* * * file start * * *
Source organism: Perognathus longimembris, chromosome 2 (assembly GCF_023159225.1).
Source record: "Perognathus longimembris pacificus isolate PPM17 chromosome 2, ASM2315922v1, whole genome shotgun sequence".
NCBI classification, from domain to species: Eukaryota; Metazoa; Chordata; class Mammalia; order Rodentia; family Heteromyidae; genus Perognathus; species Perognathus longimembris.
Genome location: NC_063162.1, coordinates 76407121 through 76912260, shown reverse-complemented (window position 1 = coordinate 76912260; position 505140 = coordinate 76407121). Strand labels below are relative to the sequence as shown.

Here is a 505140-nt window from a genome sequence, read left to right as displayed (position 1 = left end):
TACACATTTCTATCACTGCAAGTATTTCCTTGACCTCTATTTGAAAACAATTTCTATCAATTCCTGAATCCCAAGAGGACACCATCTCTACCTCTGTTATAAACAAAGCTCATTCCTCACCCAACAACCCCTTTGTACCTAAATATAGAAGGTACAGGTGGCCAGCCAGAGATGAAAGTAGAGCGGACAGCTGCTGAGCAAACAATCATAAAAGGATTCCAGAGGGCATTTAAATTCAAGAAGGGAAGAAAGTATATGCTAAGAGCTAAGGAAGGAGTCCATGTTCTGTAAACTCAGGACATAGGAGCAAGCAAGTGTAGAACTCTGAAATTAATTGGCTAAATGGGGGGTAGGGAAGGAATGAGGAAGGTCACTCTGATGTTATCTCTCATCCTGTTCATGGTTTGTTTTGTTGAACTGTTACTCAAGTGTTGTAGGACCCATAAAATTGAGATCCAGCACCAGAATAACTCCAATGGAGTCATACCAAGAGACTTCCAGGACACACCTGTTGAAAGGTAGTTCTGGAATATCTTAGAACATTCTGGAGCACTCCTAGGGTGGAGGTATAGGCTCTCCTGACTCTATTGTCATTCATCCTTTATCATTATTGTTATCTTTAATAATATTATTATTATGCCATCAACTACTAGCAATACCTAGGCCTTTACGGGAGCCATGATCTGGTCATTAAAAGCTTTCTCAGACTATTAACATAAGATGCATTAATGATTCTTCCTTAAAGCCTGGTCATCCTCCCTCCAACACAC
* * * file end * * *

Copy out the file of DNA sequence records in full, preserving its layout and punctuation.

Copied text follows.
Source organism: Perognathus longimembris, chromosome 2 (assembly GCF_023159225.1).
Source record: "Perognathus longimembris pacificus isolate PPM17 chromosome 2, ASM2315922v1, whole genome shotgun sequence".
NCBI classification, from domain to species: Eukaryota; Metazoa; Chordata; class Mammalia; order Rodentia; family Heteromyidae; genus Perognathus; species Perognathus longimembris.
Genome location: NC_063162.1, coordinates 76407121 through 76912260, shown reverse-complemented (window position 1 = coordinate 76912260; position 505140 = coordinate 76407121). Strand labels below are relative to the sequence as shown.

Here is a 505140-nt window from a genome sequence, read left to right as displayed (position 1 = left end):
TACACATTTCTATCACTGCAAGTATTTCCTTGACCTCTATTTGAAAACAATTTCTATCAATTCCTGAATCCCAAGAGGACACCATCTCTACCTCTGTTATAAACAAAGCTCATTCCTCACCCAACAACCCCTTTGTACCTAAATATAGAAGGTACAGGTGGCCAGCCAGAGATGAAAGTAGAGCGGACAGCTGCTGAGCAAACAATCATAAAAGGATTCCAGAGGGCATTTAAATTCAAGAAGGGAAGAAAGTATATGCTAAGAGCTAAGGAAGGAGTCCATGTTCTGTAAACTCAGGACATAGGAGCAAGCAAGTGTAGAACTCTGAAATTAATTGGCTAAATGGGGGGTAGGGAAGGAATGAGGAAGGTCACTCTGATGTTATCTCTCATCCTGTTCATGGTTTGTTTTGTTGAACTGTTACTCAAGTGTTGTAGGACCCATAAAATTGAGATCCAGCACCAGAATAACTCCAATGGAGTCATACCAAGAGACTTCCAGGACACACCTGTTGAAAGGTAGTTCTGGAATATCTTAGAACATTCTGGAGCACTCCTAGGGTGGAGGTATAGGCTCTCCTGACTCTATTGTCATTCATCCTTTATCATTATTGTTATCTTTAATAATATTATTATTATGCCATCAACTACTAGCAATACCTAGGCCTTTACGGGAGCCATGATCTGGTCATTAAAAGCTTTCTCAGACTATTAACATAAGATGCATTAATGATTCTTCCTTAAAGCCTGGTCATCCTCCCTCCAACACAC